Much of the U.S. budget is flying on auto-pilot and on course to crash. Congress should grab hold of the steering yoke.

In the 1980s comedy “Airplane!”, Otto, the inflatable doll, takes over as auto-pilot when the cockpit crew becomes incapacitated because of food poisoning. To prevent a crash and safely land the plane, an ex-pilot with flight anxiety named Ted eventually takes control of the situation.

Washington can learn quite a bit from watching this classic.

Congress has placed two-thirds of the budget on autopilot—and this share is growing rapidly. If Congress fails to take control of the growth in entitlement spending soon, it soon will become almost impossible to prevent a fiscal crash, followed by a vastly larger tax burden.

Congress should take charge of the budget process by taking the biggest and fastest growing government programs off auto-pilot.

It is budget season in Washington with current funding bills set to expire by September 30. The House and Senate are proceeding at faster pace than usual this year towards completing the 12 spending bills that appropriate funding for defense and domestic agencies and programs. Yet even if Congress passed all spending bills on time this year—a feat the people’s body has not accomplished since 1997—the appropriations process covers a decreasing one-third of the $3.5 trillion U.S. budget.

Most of the growth in spending today and in the near future comes from large entitlement programs put in place decades ago and set to grow on autopilot. Over the years, these entitlements became very popular, leading many politicians to stay away from proposing any reforms in fear of electoral outrage. Those in and near retirement who draw from Medicare, Social Security, and increasingly Medicaid as well, are also the most active at the voting booth.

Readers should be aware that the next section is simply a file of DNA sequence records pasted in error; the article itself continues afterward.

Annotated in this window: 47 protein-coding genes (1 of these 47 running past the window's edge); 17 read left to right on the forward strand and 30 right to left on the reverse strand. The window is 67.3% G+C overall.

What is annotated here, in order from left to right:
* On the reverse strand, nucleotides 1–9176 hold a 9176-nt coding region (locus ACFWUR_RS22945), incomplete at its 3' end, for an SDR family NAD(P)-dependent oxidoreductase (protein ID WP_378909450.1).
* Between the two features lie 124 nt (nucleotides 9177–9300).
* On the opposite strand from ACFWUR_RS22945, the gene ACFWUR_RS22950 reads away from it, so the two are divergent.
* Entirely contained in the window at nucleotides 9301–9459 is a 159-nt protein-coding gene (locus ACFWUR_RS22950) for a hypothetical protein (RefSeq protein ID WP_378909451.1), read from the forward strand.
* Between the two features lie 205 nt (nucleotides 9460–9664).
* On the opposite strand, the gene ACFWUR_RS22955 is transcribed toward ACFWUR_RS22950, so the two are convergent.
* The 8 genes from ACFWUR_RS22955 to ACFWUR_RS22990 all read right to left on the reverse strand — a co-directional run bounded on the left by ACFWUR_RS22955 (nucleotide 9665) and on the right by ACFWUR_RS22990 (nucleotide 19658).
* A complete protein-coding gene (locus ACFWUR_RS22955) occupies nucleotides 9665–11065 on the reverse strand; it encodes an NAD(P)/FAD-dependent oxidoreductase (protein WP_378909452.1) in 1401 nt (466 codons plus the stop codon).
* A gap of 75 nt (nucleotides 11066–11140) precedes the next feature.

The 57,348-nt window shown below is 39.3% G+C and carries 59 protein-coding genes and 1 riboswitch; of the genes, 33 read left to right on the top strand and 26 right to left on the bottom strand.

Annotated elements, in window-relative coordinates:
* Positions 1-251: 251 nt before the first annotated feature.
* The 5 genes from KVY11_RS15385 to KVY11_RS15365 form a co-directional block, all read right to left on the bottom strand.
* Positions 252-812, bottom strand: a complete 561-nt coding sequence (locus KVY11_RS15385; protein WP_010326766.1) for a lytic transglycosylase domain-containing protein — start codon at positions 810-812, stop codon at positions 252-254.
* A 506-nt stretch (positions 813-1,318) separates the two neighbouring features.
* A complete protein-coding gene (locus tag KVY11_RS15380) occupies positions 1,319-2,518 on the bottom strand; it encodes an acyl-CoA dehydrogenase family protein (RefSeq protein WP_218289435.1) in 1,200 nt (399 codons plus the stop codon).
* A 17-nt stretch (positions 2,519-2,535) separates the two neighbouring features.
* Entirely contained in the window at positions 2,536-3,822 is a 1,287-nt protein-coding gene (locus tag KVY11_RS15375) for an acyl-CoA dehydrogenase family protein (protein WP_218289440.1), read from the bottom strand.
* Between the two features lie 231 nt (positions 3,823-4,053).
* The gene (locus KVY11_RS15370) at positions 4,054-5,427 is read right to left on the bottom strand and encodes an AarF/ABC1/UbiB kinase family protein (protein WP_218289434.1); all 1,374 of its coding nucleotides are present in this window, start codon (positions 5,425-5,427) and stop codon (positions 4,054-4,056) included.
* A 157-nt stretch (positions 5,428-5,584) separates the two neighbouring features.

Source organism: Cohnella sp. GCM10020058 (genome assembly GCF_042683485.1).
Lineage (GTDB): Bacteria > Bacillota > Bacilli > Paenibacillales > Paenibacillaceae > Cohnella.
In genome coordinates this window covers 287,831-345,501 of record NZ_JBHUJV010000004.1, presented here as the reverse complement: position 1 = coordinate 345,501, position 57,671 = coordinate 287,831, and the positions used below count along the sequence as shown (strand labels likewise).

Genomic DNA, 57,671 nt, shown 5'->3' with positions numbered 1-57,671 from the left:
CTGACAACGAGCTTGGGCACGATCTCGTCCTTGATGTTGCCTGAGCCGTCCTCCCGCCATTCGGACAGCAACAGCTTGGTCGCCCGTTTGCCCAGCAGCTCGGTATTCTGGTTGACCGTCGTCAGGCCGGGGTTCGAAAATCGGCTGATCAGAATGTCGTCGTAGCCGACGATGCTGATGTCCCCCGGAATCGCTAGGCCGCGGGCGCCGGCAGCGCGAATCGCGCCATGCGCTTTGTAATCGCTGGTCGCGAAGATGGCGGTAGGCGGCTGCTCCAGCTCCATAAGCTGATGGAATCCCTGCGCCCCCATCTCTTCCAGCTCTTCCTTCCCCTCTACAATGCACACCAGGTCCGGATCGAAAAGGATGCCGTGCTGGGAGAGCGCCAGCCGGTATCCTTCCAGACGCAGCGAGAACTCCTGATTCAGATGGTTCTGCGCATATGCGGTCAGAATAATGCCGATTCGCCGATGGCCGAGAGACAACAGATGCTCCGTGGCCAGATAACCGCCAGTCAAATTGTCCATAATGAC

These programs, and rising interest on the massive federal debt, are the key drivers of spending. The federal government could stop all other spending and it would still head towards a fiscal crash. Social Security, Medicare and Medicaid, and interest on the debt, are projected to consume all tax revenues by 2030.

During the most recent financial crisis, a bipartisan group of experts in the Brookings-Heritage Fiscal Seminar, agreed on three key steps to take the entitlements off autopilot:

  1. Enact a real long-term budget for entitlements like Medicare, Medicaid, and Social Security that limits their growth and their current ability to preempt all other spending.
  2. Require review and action on the entitlement budget at least every five years to keep spending within budgeted amounts, enforced by automatic triggers.
  3. Reveal the programs’ long-term costs and consider them when budget decisions are made.

While these steps alone fall short of structural entitlement reforms that would provide Americans with real insurance against hardship, they would pave the way for much-needed debate and deliberation on the structure and financing of these programs.

Taking over the piloting from auto-pilot Otto still leaves Congress to decide which direction to take the budget. Robust structural reforms they could adopt include moving to patient-centered, market-based healthcare with premium support, and implementing a flat Social Security benefit that focuses on old age poverty relief.

Like Ted, who overcomes his flight anxiety to prevent the plane from crashing, Congress should overcome its electoral anxiety and prevent the entitlements from crashing the budget.